I do have concerns about having a food processor on board.  Getting the infernal thing clean without a dishwasher “Come on Bob, no dishwasher on Pandora? What sort of boat do you have?”   Alas, nope!  It’s me, I’m the designated DW. Dish washing isn’t a problem for Brenda because of the “galley rules” aboard Pandora.  The rules are as follows… whoever cooks doesn’t have to do the dishes unless it’s me.

Hmm… that means that I ALWAYS do the dishes, at home too.  Ok by me as I wouldn’t want to do anything that stifles Brenda’s creative work in the galley.  So far, so good.

Galley storage done?  Check.  However there are still many other little and not so little projects on the list that I’ll have to get to.  After this weekend event I will be able to turn my attention to what’s next.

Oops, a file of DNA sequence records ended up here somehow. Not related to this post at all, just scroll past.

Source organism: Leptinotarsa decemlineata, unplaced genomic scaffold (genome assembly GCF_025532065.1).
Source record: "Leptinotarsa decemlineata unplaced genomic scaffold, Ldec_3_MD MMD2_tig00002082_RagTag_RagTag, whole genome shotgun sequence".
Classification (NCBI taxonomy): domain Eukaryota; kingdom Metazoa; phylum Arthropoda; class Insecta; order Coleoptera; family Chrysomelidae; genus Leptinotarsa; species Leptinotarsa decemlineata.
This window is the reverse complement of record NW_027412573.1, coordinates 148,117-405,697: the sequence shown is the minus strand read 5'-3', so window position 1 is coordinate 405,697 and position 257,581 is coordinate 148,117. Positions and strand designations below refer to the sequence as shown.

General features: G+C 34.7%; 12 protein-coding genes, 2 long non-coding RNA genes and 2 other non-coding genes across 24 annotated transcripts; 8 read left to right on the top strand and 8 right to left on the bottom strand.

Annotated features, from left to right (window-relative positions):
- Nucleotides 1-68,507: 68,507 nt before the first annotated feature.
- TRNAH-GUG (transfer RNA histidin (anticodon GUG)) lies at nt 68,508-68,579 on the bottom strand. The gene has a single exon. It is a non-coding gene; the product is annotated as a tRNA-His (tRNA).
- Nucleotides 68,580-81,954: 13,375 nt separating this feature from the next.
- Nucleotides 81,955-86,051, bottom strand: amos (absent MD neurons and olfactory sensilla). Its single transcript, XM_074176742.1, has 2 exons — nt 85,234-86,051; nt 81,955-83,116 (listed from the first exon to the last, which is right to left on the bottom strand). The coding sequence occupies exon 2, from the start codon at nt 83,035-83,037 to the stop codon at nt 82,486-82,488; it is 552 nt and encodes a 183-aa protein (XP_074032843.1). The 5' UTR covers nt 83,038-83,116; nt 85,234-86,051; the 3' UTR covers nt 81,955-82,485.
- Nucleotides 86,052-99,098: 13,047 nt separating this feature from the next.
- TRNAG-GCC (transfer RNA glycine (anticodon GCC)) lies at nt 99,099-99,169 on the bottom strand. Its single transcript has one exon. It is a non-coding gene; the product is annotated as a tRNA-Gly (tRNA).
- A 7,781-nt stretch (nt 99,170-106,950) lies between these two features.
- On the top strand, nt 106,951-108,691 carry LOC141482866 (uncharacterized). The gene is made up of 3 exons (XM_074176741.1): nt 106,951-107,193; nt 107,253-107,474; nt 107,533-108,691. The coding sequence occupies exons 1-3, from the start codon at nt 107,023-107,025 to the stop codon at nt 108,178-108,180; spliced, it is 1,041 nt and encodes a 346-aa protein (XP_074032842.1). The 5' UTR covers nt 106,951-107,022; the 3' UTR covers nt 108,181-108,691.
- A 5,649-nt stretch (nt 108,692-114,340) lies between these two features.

Of course, all of this takes a back seat to this summer’s big job of gutting and remodeling of the master bath, the land home one, which I haven’t begun yet.   And don’t forget the lawn.  Such is life…

On another subject, and not a very happy one at that, Brenda was recently diagnosed with melanoma and had surgery last week.  While they caught it fairly early, it turned out to be a quite a big deal.  Post surgery and that took hours, she has two really angry looking incisions, one on her upper right arm that’s about 6′ long and another one, 4′ long, under her armpit.

The surgery was done at Yale and we’ll be going back next week to find out if there is anything to worry about going forward based on the tests done to the lymph nodes that they took out.  The prognosis is good, according to the oncologist but it’s been a tough few weeks, to say the least.